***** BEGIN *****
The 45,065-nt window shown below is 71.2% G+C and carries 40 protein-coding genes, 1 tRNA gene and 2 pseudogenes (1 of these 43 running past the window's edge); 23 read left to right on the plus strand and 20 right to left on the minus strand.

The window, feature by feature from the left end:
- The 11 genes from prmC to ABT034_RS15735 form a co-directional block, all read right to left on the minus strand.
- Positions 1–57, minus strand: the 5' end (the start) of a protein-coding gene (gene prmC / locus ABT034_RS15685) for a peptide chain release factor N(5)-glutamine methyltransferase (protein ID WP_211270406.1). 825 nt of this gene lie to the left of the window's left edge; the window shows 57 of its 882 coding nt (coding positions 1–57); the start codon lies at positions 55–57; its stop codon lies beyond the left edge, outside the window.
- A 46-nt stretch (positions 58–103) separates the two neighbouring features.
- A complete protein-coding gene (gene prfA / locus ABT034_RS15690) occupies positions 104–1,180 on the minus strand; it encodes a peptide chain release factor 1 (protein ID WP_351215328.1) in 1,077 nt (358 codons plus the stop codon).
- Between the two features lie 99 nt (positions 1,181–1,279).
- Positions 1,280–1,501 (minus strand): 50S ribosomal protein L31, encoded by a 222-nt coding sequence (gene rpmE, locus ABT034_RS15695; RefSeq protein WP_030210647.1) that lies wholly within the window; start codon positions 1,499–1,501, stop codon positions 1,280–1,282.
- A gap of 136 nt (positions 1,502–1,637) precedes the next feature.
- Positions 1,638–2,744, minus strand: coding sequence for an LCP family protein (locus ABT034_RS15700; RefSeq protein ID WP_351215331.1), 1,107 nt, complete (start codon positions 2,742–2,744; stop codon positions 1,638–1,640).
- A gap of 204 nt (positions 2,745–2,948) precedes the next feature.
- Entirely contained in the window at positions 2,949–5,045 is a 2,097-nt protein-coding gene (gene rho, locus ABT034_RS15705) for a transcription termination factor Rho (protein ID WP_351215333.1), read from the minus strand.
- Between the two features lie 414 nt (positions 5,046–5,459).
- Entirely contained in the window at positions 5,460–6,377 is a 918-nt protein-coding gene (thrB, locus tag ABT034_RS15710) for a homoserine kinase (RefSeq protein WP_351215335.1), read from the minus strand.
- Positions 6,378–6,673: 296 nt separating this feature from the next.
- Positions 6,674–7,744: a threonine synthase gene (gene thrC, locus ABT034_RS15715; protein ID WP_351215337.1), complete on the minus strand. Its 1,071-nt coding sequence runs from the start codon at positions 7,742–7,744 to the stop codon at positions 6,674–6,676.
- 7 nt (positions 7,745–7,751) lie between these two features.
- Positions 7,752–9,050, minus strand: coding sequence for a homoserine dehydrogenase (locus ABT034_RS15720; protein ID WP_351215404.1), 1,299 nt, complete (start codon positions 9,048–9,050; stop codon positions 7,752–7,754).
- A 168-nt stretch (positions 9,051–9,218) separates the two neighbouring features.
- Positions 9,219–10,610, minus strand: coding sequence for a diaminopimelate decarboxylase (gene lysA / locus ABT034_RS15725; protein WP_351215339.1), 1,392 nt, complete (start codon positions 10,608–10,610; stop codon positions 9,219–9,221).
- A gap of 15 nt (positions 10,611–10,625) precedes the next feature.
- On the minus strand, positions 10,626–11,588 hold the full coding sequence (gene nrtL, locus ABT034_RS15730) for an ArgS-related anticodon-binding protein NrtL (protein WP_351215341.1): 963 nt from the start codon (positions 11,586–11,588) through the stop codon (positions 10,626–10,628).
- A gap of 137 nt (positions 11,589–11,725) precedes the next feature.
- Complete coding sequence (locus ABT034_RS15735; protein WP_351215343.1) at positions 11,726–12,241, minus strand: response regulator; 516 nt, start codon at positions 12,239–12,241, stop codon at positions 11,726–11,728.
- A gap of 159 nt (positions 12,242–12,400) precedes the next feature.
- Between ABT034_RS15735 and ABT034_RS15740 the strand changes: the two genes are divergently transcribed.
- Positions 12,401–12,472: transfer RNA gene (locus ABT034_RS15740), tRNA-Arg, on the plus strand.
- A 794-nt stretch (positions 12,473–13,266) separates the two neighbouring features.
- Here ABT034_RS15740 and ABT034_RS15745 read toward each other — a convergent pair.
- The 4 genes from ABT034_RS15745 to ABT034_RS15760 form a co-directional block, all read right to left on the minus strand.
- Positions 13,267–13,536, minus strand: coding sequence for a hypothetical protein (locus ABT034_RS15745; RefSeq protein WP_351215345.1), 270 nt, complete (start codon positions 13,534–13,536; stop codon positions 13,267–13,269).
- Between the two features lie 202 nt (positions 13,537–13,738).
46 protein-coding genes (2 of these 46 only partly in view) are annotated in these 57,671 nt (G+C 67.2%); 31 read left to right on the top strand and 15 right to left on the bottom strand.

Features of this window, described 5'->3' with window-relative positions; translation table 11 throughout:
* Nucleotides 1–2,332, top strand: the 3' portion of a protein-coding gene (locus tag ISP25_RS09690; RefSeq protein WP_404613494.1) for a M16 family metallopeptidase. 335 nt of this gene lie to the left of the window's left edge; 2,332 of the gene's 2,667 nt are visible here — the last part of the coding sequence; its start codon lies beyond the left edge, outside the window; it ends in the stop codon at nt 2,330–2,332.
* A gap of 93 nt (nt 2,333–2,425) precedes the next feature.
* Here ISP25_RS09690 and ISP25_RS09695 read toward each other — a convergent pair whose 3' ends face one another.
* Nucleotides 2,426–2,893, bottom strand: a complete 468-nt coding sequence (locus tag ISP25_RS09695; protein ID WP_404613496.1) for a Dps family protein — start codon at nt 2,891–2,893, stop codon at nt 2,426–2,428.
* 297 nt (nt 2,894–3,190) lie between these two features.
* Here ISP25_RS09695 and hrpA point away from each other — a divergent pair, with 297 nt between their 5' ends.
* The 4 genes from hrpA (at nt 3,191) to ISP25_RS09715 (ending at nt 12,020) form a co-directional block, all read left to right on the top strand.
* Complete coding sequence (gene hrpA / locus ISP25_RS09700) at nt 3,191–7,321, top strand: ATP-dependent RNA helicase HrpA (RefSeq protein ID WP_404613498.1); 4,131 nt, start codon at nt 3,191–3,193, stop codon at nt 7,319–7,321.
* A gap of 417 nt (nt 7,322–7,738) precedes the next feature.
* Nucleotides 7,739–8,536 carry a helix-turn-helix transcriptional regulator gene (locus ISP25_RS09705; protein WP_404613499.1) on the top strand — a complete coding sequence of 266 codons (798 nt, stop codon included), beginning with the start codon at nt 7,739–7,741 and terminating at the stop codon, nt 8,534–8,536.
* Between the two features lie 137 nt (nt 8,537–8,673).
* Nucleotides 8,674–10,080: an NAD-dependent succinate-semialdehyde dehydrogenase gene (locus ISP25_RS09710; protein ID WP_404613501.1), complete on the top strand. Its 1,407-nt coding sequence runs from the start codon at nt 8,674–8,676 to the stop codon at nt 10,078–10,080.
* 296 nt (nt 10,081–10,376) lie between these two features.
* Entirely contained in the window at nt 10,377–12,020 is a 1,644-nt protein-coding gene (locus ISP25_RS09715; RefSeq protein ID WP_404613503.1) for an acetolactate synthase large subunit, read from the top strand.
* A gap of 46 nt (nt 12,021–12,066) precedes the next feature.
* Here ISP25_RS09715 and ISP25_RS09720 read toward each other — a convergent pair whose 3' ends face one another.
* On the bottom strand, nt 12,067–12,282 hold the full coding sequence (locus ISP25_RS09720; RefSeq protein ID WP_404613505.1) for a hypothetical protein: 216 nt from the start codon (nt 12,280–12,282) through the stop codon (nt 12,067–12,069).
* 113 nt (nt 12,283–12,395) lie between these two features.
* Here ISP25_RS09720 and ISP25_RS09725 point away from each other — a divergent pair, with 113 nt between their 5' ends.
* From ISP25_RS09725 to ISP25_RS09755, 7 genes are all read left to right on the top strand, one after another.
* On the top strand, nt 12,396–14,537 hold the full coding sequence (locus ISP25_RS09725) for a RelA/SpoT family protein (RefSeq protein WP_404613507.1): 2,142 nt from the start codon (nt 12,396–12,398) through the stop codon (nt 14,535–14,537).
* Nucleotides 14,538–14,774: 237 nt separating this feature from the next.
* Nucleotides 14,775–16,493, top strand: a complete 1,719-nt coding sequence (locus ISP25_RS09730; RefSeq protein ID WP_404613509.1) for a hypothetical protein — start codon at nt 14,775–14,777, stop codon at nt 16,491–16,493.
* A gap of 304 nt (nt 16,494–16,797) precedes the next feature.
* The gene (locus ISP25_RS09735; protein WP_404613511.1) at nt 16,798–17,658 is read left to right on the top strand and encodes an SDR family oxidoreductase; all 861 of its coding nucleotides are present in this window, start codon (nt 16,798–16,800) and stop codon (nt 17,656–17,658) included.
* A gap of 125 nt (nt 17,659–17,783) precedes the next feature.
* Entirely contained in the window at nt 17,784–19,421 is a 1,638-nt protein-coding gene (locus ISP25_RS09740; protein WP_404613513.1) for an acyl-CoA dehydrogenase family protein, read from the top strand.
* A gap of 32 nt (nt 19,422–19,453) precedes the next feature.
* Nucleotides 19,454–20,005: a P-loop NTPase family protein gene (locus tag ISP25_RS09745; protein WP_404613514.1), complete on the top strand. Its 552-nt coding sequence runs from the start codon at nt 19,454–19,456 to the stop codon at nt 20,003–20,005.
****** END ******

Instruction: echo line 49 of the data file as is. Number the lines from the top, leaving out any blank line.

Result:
* A gap of 46 nt (nt 12,021–12,066) precedes the next feature.